'I'm not boosted and I'm scared': Getting a vaccine hasn't been easy for every senior, even in congregate settings

Some may have been missed when vaccines were provided at their retirement homes if they weren't available on an ongoing basis, perhaps because they moved in afterwards or weren’t eligible at the time a clinic was held.

Ottawa Citizen 4 minute read January 3, 2022

On Dec. 15, the province announced it was shortening the interval to three months for all Ontarians, as well as opening eligibility to everyone 18 and over. At that time, the age for eligibility was 50-plus, unless you fell into another priority group eligible for a booster. JACK GUEZ / AFP via Getty Images

While retirement homes residents were among the first groups in Ontario to be eligible for a third COVID-19 vaccine dose, not all of them have been able to get access to a shot — and that’s something that worries an Ottawa man with parents in a local seniors’ residence.

Stephen Matheuszik’s parents live at Foxview, a retirement community in the South Keys area that opened in September. They received their second vaccine doses in July and moved in this fall.

While third dose access was expanded to all retirement homes as of Oct. 7 — high-risk retirement home residents became eligible in mid-August, alongside long-term care residents — Matheuszik’s parents, aged 79 and 83, weren’t past the five-month interval being used at that time for third doses.

On Dec. 15, the province announced it was shortening the interval to three months for all Ontarians as well as opening eligibility to everyone 18 and over. At that time, the age for eligibility was 50-plus, unless you fell into another priority group eligible for boosters.

As of Wednesday, Matheuszik still didn’t know how and when his parents were going to get third doses.

Matheuszik, a manager at Canada Post, was prepared to take them to a community vaccination site, if feasible, and his brother had been looking for appointments for them, but hadn’t been able to find anywhere close to the residence. Their mother has dementia, and taking them to Belleville for a shot (where his brother had found one) just wasn’t doable, Matheuszik said. Ideally, he wanted to see them vaccinated at the residence.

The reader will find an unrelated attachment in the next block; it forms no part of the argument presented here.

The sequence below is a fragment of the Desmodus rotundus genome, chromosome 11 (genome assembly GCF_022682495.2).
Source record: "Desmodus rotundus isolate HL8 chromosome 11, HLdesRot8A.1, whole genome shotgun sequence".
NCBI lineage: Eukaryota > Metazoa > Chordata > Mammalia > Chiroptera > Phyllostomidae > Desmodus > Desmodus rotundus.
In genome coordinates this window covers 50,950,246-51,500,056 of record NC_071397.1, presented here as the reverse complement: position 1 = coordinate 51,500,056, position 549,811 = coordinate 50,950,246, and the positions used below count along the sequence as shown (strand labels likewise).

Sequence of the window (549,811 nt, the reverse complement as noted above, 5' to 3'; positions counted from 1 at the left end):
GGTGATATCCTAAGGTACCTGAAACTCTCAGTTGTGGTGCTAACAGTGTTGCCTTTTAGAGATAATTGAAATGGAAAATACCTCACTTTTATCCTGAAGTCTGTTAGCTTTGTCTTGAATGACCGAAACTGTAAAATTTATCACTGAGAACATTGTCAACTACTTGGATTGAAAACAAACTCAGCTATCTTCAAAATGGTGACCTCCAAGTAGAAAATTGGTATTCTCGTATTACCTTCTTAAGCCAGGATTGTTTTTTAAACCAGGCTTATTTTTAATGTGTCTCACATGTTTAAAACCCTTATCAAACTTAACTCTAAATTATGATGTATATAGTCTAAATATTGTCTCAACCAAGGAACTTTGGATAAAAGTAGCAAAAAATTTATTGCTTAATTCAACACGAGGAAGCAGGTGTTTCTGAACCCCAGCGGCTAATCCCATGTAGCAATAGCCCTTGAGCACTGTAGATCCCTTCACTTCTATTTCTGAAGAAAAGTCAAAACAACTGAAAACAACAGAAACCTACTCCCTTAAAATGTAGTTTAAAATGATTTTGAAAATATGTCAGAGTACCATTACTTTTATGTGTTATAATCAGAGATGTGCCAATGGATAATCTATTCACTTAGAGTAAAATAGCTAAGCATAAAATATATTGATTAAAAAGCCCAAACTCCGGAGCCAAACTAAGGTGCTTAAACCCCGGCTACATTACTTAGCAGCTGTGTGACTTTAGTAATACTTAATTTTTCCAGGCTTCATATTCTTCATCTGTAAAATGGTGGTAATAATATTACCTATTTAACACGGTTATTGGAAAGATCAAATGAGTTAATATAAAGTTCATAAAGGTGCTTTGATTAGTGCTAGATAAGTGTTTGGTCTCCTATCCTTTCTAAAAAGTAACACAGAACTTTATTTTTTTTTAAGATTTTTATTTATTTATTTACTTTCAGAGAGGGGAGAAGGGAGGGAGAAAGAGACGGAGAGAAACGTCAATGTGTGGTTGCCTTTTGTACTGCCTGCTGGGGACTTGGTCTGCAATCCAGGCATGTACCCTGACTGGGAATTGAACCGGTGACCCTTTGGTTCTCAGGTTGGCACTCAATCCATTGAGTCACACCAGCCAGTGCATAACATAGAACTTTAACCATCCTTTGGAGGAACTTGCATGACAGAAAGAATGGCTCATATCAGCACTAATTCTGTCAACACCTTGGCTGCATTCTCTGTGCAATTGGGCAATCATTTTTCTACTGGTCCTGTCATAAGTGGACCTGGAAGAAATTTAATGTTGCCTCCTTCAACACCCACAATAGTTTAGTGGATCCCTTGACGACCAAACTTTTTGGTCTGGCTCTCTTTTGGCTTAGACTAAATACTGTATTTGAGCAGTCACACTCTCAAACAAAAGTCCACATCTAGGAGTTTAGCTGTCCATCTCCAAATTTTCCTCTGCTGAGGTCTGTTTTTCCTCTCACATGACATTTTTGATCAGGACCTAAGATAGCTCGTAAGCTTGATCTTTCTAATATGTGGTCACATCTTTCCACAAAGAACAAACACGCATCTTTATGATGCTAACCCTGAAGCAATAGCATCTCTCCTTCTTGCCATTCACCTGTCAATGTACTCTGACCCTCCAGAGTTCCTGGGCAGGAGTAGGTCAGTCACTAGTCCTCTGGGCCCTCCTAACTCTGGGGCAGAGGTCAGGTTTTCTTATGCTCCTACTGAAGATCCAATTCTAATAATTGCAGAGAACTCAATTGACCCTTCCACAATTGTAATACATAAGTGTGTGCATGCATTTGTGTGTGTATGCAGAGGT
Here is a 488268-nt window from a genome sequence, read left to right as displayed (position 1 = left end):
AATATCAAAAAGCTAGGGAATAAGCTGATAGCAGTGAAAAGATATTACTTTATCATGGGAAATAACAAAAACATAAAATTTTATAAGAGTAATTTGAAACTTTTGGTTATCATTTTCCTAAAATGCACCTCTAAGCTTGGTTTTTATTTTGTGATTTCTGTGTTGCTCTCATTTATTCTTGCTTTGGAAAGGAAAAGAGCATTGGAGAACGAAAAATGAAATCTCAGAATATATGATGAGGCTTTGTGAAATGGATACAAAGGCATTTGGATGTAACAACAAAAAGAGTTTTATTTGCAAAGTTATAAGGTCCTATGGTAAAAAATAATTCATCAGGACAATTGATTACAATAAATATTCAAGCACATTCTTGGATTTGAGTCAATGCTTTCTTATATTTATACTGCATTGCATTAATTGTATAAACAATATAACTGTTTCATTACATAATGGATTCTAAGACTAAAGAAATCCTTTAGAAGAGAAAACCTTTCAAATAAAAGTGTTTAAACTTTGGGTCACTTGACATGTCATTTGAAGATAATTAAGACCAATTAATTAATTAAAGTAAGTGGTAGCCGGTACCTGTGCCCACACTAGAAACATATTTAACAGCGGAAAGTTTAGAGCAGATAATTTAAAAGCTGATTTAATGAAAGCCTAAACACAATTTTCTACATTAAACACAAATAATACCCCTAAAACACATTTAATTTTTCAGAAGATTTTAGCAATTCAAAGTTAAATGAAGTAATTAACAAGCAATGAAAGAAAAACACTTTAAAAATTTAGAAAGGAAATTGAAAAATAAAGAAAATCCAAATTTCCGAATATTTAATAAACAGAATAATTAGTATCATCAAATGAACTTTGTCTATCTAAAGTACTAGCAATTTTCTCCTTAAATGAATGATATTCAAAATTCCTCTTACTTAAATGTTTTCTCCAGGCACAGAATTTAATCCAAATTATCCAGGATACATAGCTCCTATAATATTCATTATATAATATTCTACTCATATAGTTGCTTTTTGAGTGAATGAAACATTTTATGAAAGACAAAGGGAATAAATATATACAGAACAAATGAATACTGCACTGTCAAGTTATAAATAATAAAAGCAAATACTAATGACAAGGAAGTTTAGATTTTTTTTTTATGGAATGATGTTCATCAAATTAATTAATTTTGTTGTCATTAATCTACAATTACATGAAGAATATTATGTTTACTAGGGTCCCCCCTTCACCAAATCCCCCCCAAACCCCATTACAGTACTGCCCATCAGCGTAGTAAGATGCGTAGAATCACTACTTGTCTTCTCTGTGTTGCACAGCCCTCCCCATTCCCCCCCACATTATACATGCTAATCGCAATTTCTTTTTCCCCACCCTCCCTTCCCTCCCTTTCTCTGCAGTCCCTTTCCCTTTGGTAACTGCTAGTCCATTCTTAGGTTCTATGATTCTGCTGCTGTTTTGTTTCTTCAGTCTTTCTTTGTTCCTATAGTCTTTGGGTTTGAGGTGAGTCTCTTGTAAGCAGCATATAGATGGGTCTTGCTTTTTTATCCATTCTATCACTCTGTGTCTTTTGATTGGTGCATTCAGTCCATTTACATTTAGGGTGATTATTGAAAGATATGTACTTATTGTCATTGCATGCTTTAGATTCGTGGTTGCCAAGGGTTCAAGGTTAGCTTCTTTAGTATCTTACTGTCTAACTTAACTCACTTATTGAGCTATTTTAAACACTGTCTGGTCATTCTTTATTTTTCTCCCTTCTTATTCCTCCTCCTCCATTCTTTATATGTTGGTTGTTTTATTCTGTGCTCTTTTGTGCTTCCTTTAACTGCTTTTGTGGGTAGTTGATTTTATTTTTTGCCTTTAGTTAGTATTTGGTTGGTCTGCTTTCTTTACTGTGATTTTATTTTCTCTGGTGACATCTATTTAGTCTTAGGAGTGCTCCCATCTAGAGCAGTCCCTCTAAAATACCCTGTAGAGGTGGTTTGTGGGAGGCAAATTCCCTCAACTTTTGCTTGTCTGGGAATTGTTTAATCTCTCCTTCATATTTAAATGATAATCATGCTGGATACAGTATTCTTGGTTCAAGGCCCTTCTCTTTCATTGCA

Ottawa Public Health said Wednesday that it offered a mobile clinic at Foxview on Nov. 4, immunizing 15 residents who met the dose interval at the time, and it would be conducting training for Foxview staff next week to build capacity within the home to administer vaccines. A vaccine clinic would also be held there next week.

Third-dose clinics were completed at all local LTC and retirement homes on Nov. 12, OPH said, and additional clinics were available afterwards for eligible staff and residents. “OPH has communicated an expectation to all long-term care and retirement homes to achieve a 90-per-cent staff and resident third-dose vaccination rate by January 14,” an OPH spokesperson said.

Matheuszik remains unhappy about the time it’s taken for his parents to get third doses, especially as case counts have soared and new restrictions have been implemented for congregate living settings in the new Omicron variant environment.

“I just think that they should have … not just my parents, but any of these people in vulnerable situations should have been prioritized,” he said.

The Ministry for Seniors and Accessibility said public health units were instructed to give third doses to retirement homes to self-administer onsite if they had regulated health professionals there to support vaccination. For homes that didn’t have this capacity, the ministry said PHUs worked with them to support onsite vaccination through mobile clinics or pharmacy partnerships.

But Matheuszik worries about those who, like his parents, may have been missed when vaccines were provided at their homes if they weren’t available on an ongoing basis, perhaps because they moved in afterwards or weren’t eligible at the time a clinic was held.

My thoughts are that we’ve got to be especially careful with these vulnerable people because they just don’t have the same level of access to go out, for instance, and get a vaccination at a Shoppers Drug Mart, maybe they don’t have the skills required to go on to a computer and book themselves. And a lot of people are alone, right, they don’t have assistance,” he said.

“How do they raise the flag to say, ‘Hey, look … I’m not boosted and I’m scared, right? I don’t want to get sick.’”

OPH said it has provided training and support to LTC and retirement homes to vaccinate their own new residents, and homes that have the capacity to vaccinate are able to regularly order vaccines from a local distribution centre. The public health unit will providing “additional support and training” to homes in January for residents who haven’t yet received their third dose, OPH said,

Meanwhile, the province announced Thursday that would make fourth doses available to residents of LTC, retirement homes and other congregate care settings, effective immediately, if at least three months had passed since their third shots.